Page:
Tess Gallagher’s poetry is like a double- or even triple-exposed photograph: It contains layer after layer. Her poetry epitomizes the title of her early volume Instructions to the Double in that it expresses multiplicity of meaning. Gallagher writes of relationships, love, grief, and memory in and of themselves, as well as of specific memories. She writes of her Northwest childhood in a working-class family, her parents, her lovers, and her deceased husband, the writer Carver. Most of her relationship poems are set in the Northwest, with boats, forests, and birds mysteriously in concert.
Gallagher’s strength comes from extracting spiritual lessons from ordinary items or events, as in her “View from an Empty Chair.” In this way, she deals in Ralph Waldo Emerson-type correspondences; however, she takes correspondences a step further by eventually including the dead in the correspondence between humanity and nature. In “Tableau Vivant,” the dead reflect on those mourning them. Some poems mingle the living with the dead. “Inside the Known” contains a narrator who confuses her self with not only her shadow but also a corpse. “With Stars” blends childhood memory with stars and with the dead. This combining of the living with the dead and nature informs many, if not most, of the elegiac poems in Moon Crossing Bridge. In her later work, Gallagher’s romantic sensibility becomes mystical in its understanding and attempt to portray the ineffable.
Instructions to the Double
Instructions to the Double, Gallagher’s first significant publication, established her as an original voice, contemporary and confessional in that she writes of her familial relationships, the societal expectations of women, and a final acceptance of herself. The originality of her collection lies in its skillful use of doubles—a body’s impression on a burnt mattress, reflections of people in eyes, glass, and water—all of which suggest a hidden, static quality. This quality becomes progressively more ghostly as the characters she writes about seem increasingly present, such as “the ballerina closing the halo/ of her partner’s arms” in “Zero,” the photographs in “Time Lapse with Tulips,” or memories of the dead. “Even now,” the poet of “Coming Home” says, “he won’t stay out of what I have/ to say to you.”
These resonances are made even more poignant by the metaphorical “doubling.” The arms of the ballerina’s partner are both a halo and a zero, the red tulips in a photograph are also tulips in a Mason jar, and a widow’s expression is like that of a worried wife’s gaze toward the sea, anticipating her husband’s return. Then the doubles themselves double, creating associations and memories that spin into infinity, as water creates wakes and snails leave silver trails.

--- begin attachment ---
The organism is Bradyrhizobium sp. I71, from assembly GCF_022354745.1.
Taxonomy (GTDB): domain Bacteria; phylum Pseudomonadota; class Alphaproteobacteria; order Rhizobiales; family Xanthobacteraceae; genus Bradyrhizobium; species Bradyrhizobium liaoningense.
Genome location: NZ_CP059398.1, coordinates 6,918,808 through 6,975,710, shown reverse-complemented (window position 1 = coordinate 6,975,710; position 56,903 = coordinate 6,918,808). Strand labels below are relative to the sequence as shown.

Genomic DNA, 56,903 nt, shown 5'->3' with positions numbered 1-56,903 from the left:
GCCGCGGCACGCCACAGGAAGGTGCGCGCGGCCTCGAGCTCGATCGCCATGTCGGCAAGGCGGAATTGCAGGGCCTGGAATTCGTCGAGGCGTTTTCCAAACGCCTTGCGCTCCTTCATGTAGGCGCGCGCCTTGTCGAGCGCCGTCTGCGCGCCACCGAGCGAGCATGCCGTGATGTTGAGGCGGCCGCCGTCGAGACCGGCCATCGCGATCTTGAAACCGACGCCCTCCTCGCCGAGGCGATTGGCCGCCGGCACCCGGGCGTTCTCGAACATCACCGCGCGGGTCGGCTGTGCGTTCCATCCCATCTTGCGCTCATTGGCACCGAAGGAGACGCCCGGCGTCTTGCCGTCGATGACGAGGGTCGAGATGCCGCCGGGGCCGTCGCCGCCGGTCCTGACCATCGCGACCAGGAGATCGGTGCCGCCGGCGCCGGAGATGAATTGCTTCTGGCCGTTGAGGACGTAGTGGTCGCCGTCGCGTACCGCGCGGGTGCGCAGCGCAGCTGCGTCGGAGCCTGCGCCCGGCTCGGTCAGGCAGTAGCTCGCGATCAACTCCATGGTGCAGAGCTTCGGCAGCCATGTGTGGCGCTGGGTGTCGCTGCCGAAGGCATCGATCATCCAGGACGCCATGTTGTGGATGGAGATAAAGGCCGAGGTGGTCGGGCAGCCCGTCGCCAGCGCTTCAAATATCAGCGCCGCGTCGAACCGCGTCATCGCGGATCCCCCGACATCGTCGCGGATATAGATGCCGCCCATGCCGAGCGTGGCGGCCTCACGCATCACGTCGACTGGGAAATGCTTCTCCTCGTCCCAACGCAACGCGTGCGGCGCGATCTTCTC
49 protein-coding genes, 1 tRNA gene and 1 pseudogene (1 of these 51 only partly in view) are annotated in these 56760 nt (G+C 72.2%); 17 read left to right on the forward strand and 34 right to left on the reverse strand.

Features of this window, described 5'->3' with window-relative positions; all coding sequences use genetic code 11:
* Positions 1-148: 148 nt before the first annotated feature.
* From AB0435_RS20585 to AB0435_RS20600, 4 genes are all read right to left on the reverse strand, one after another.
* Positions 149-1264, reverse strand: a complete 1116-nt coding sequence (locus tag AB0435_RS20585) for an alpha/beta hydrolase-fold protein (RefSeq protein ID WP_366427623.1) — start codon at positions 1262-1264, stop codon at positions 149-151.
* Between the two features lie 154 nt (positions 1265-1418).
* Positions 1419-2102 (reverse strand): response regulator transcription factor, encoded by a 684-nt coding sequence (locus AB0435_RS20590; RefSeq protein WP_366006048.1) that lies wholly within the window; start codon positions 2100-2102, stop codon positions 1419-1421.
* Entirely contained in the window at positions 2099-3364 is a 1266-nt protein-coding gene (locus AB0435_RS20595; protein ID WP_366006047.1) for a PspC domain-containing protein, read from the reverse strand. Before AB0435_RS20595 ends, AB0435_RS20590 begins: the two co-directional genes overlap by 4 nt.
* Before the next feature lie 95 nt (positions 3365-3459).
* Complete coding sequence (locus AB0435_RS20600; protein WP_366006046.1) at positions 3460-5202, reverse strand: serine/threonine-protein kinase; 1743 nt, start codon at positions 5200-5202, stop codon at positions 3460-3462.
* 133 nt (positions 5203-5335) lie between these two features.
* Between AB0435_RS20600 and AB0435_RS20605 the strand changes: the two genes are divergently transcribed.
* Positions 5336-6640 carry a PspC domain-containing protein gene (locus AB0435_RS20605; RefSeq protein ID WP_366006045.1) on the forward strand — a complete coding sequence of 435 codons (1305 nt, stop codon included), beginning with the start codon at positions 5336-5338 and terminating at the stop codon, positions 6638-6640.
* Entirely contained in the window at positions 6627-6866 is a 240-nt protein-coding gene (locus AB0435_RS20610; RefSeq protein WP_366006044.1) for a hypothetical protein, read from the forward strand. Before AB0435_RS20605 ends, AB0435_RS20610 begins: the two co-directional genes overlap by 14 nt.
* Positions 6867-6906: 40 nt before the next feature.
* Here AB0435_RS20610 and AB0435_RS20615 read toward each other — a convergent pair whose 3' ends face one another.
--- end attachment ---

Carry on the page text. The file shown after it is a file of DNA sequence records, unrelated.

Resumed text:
Gallagher’s next major collection, Under Stars, continues a passionate lyricism but is less personal and more social. The first section contains poems about joy and pain in Ireland. In this sense, they are poems of place. “Disappearances in the Guarded Sector” evokes the political turmoil in Belfast. “The Ballad of Ballymote” captures the wry sensibility and speech rhythms of the Irish. Gallagher makes the connection with the Irish so real and intimate that the second section, containing poems about family and lovers, flows naturally from the first. This connection is expressed in the last lines of the title poem, “Under Stars,” a double tribute to a lover and to universal kinship:
Again I walk into the wet grass toward the starry voices. Again, I am the found one, intimate, returned by all I touch on the way.
“The Same Kiss After Many Years” deviates in subject matter in that for most of the poem, parents comment on their grown children’s last visit but end with a surprising “Kiss me/ let’s forget them,” a happy tribute to older lovers.
Critics consider Willingly to contain some of Gallagher’s best and worst work. Her better poems in this volume are not about herself but are nonetheless filtered through her consciousness, such as “Conversation with a Fireman from Brooklyn” and “Black Silk.” In both poems, another person is featured, but the “I” reflects on the others’ behavior. “Each Bird...
(The entire section is 1880 words.)